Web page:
Inspiring Women in Tech: Interview with Kristen Foster-Marks

Kristen Foster-Marks, Director of Engineering for the Value Delivery team at Pluralsight Flow, discusses the creative nature of programming, the importance of believing in yourself, and more.

The tech world is a lively one of business deals, machines, innovation and much more. However, it’s vital not to overlook the diverse range of women that inspire such activity and progress.

In our second ‘Inspiring Women in Tech’ Interview, we talk to Kristen Foster-Marks, Director of Engineering for the Value Delivery team at Pluralsight Flow.

She is a former ESL/EFL instructor who spent her early career teaching Academic English and Composition at Colorado State University.

Foster-Marks transitioned into a career in software development in 2016, and through learning programming languages, has been delighted to observe the many similarities between learning human and computer languages.

What drew you to engineering/STEM and how did you get started?

Two things really drew me to software engineering: The creative nature of programming, and the security offered via the overwhelming ratio of available jobs to available engineers to do those jobs. For most of my life, I was an utter Luddite; I’d always thought that I was going to be a writer. By my late-twenties, I had found myself teaching Academic Writing and Composition at a state university with little room for professional growth. At that time, my husband had just completed a degree in Computer Science, and he was doing really creative work – problem-solving and learning constantly. I quickly found myself intrigued, and ended up learning a little web development on my own – basic HTML, CSS and JavaScript – and loved it. Before long, I had committed to a six-month immersive bootcamp, and five years later, I can say without hesitation that it was the best decision I ever made.

What roadblocks have you encountered in your pursuit of a career in tech?

If anything, I think the only roadblock I’ve faced in pursuing this career was not understanding as a young woman that computer programming was absolutely something I could do. I had subscribed to the common stereotype that programming was a job done by uber-intellectual men. Once I decided this was the route I wanted to go, I buckled down to study, learn and practice. The resources are there for learning, the mentors are there for helping, and the jobs are absolutely there – oftentimes our biggest roadblocks are the ones we imagine up, or those imposed through a lack of exposure to role models in the field.

What do you think are the benefits to early exposure to STEM education and careers in STEM?

In the case of computer science education, I think that the earlier a child is exposed to programming computers and the associated technical concepts, the greater that child’s ultimate attainment of programming languages and technical skills will be. Learning programming languages is quite analogous to learning foreign or second languages, in my experience, and the earlier children are exposed to either, the better. As for career exposure, I think it’s important to teach children what these skills can allow them to do in the world – who they can be, with these powers. As a computer programmer, you truly can follow your dreams and your passions – today, every company has a software team, and wherever one’s passions lie, there’s likely room and need for software engineers to contribute.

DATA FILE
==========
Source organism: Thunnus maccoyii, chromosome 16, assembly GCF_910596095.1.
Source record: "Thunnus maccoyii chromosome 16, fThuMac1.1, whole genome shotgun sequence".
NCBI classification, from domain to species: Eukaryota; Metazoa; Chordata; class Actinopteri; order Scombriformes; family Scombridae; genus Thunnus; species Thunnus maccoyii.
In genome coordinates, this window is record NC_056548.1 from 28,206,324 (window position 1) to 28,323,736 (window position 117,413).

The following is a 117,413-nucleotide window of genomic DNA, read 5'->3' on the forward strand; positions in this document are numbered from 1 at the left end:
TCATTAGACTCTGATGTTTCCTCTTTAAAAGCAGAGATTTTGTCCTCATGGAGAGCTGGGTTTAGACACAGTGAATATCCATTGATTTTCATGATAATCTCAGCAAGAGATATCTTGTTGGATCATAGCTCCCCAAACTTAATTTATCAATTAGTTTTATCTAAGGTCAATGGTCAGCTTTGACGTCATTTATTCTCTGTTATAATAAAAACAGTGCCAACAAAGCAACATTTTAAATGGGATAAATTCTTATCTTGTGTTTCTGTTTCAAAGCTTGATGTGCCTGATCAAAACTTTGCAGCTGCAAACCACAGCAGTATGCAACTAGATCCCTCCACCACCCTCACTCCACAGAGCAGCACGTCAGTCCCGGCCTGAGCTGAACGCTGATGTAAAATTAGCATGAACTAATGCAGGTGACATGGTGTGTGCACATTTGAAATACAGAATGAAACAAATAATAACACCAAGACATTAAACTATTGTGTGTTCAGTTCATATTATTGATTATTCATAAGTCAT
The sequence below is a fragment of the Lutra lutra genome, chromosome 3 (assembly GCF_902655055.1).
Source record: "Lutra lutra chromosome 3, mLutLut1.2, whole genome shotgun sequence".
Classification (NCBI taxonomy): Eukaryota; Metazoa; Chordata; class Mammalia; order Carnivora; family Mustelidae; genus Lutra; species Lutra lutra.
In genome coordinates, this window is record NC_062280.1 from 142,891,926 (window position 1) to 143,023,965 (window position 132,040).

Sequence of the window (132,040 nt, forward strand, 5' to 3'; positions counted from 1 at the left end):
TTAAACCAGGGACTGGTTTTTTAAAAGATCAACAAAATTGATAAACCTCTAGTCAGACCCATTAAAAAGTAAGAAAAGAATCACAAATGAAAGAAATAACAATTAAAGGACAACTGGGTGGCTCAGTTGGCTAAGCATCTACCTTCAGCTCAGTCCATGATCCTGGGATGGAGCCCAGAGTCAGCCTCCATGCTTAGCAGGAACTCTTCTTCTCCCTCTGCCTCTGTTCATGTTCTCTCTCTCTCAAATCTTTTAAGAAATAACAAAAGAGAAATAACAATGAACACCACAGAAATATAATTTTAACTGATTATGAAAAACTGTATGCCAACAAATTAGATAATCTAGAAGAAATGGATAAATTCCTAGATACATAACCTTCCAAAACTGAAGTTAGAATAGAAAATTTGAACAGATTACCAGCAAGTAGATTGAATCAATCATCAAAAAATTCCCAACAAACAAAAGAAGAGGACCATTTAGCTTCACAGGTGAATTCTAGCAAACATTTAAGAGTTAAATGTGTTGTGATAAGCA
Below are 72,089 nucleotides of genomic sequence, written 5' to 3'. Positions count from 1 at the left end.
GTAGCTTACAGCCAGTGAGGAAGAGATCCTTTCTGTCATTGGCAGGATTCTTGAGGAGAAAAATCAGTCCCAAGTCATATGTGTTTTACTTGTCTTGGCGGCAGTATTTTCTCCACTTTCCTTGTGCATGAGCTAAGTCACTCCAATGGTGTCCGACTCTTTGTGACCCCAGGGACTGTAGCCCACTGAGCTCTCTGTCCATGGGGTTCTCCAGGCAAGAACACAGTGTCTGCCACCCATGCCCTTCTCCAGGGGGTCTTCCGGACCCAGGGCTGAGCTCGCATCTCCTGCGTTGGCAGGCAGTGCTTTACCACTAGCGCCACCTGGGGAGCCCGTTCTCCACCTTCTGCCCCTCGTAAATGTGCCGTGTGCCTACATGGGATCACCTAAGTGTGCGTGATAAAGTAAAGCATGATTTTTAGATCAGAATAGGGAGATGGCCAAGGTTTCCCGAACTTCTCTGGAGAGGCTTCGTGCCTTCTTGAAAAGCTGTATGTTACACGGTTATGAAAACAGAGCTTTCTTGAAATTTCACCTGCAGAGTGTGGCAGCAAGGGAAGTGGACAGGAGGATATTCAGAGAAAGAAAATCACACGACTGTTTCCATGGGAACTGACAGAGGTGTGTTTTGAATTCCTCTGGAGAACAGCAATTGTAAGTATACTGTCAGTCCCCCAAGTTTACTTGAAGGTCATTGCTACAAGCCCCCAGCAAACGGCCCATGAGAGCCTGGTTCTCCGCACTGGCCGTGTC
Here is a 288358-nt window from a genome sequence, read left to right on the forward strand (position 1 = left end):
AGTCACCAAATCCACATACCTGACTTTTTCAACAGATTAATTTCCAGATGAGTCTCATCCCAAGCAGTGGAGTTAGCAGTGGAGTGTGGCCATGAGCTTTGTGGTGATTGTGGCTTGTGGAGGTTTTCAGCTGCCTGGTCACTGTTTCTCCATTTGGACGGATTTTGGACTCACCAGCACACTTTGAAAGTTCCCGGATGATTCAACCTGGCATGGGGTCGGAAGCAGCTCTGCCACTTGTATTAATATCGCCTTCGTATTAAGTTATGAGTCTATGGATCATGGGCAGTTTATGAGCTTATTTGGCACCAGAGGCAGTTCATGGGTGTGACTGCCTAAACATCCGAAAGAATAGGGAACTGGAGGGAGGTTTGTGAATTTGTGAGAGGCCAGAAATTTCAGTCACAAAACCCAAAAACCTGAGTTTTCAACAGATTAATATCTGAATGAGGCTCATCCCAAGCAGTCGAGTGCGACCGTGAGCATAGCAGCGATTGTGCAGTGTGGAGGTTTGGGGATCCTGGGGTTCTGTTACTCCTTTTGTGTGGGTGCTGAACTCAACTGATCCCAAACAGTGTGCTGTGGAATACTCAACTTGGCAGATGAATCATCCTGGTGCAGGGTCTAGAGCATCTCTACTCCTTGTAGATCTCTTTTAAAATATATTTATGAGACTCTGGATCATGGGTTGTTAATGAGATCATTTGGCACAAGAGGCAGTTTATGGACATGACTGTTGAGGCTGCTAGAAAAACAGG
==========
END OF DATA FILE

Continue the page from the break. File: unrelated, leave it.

There is a lack of diversity in STEM, from early education to the workforce, why is it important to have diversity in STEM?

It’s difficult to overstate the importance of diversity in STEM fields. In all fields, I would argue. Every individual who decides not to pursue a career because they don’t see people like them doing that job introduces a loss to themselves as individuals, and a potential (even likely) loss to the success or advancement of ideas in that field.

What advice would you give to a kid or young adult considering going into STEM? How does that advice change as they get older – from primary/elementary school, through university/college and even into the workforce?

If you have any interest in doing it, but are doubting your ability, just do it. Believe in yourself. Know that it will be challenging, and know that you will need help and mentors, and be ready to fail a thousand times a day as you learn, and then every day of your career, but remember that with focus and dedication, you can learn these skills. All of those little, inevitable failures add up to ultimate success, given enough time. And this advice doesn’t change, depending on age. Are you a 17-year-old woman, deciding if you can handle a computer science curriculum? Just do it. Are you a 40-year-old adjunct English instructor who needs to make a change? Just do it. And remember to ask for a lot of help along the way.

If you missed the first tech-themed interview, we spoke with Lilac Mohr, Interim VP of Engineering, Flow, at Pluralsight.

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